A lunch break in the middle gives me time to dry off and replenish before the afternoon session.
The only downside was that on the way back to shore with the heavier, rolling, afternoon swell, a stomach full of salt water and after looking through heaps photos, I do get more than a little ‘captain crook’ – next time I will take the travel calm tablets.
A wonderful day and I am happily exhausted after a truly memorable experience.

Paluma National Park

Our caravan park is at a place called Mutarnee and is an absolute gem, spotlessly clean, beautiful gardens, palm trees, well kept green lawns to camp on all for the bargain price of $30. It seems strange but we are the only ones staying here in this massive park, its even a little eerie – did something happen here that we don’t know about?
Its time for a day of walking and we are excited to be heading up to the tablelands to the small village of Puluma to walk around the rainforest. The road up is described as unsuitable for caravans and so begins our first adventure – just driving up there. The road is ridiculously narrow in some sections and cars coming towards us are going ridiculously fast – obviously locals who know the road. Shane is in the passenger side and keeps pushing his foot down hard on the floor of the car – so I lean over and ask “so how are those brakes working for you”? Thankful the walks are the perfect way to release the stress and we manage to complete all that we set out to do. Witts Lookout (used in WW2 to keep an eye out for Japanese planes), Cloudy Creek Walk, Rainforest Boardwalk and the H walk.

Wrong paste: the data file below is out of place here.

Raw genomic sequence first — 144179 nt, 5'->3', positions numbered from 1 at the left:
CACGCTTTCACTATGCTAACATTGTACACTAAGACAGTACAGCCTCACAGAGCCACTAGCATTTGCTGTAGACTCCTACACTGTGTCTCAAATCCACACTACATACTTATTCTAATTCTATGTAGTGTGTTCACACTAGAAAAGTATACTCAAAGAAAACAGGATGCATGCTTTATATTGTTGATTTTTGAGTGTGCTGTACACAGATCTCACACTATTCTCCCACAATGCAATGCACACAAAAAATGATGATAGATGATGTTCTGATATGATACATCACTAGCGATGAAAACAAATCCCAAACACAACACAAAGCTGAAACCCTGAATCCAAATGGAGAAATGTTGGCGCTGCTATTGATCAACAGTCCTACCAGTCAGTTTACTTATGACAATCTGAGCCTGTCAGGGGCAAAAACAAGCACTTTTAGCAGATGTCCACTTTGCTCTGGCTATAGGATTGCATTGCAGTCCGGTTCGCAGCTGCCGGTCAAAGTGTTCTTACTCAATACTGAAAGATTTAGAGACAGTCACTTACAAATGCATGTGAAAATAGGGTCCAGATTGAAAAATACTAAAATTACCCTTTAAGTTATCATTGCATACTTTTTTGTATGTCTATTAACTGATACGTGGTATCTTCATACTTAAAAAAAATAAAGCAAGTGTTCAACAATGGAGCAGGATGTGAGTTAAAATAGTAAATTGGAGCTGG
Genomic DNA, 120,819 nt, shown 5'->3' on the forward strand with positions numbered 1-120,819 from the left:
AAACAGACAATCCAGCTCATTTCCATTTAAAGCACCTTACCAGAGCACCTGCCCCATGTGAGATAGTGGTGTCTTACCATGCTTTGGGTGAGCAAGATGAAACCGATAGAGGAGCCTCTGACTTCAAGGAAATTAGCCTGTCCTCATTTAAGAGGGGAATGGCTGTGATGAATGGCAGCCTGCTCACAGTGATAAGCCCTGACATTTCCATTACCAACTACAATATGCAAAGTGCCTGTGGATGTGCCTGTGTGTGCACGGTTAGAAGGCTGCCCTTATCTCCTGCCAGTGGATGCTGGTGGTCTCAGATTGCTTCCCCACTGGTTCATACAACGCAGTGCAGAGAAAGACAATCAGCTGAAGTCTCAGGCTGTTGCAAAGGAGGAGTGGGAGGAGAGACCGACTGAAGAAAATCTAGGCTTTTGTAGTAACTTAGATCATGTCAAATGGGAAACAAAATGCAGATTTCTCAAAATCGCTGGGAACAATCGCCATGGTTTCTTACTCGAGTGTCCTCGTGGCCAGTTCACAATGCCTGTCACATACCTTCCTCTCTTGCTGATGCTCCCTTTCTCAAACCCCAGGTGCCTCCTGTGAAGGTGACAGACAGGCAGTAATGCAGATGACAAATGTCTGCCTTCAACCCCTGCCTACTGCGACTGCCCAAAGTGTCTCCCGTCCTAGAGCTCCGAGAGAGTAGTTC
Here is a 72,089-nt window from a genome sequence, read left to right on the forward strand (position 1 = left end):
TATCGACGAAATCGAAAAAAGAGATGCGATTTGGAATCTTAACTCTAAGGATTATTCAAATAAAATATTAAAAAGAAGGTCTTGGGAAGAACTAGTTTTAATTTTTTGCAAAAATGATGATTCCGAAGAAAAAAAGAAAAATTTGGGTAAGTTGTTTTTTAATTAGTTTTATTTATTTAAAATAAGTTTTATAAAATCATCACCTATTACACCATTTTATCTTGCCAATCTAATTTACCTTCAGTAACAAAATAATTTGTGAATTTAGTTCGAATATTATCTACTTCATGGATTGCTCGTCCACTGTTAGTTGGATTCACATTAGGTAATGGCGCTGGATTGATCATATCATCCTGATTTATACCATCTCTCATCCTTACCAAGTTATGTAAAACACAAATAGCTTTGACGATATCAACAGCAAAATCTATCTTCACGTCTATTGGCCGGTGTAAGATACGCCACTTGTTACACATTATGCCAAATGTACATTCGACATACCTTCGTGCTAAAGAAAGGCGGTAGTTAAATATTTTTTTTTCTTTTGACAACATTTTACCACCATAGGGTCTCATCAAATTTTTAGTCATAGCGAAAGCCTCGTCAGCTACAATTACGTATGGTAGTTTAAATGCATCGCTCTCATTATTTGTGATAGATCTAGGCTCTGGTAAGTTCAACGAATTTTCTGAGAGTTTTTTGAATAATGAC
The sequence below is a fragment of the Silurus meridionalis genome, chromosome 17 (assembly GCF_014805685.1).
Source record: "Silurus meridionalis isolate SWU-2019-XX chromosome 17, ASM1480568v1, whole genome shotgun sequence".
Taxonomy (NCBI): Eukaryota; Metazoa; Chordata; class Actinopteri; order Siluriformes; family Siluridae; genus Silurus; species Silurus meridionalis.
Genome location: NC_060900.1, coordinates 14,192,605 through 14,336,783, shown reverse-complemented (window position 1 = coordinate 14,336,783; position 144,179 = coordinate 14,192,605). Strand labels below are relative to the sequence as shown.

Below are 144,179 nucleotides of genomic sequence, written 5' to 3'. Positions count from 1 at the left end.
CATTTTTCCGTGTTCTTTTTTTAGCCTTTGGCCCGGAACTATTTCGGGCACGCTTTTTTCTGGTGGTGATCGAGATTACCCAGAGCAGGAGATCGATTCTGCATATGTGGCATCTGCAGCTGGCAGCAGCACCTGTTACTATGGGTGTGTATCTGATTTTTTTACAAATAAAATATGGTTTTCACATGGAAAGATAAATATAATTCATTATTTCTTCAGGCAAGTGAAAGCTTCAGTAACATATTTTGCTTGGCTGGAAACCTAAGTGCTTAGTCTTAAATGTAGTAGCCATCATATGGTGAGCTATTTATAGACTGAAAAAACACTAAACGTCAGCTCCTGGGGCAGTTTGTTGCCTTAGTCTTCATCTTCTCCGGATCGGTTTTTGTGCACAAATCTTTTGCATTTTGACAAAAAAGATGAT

All were relatively easy with only the last 100metres of the Cloudy Creek walk being a little more challenging. The brochures say ‘take a walk in the clouds’ and in the morning that description is perfectly accurate, the warm, misty air seems to cling to us as we make our way along the various paths. In the afternoon the clouds lift so we can glimpse the coast – spectacular.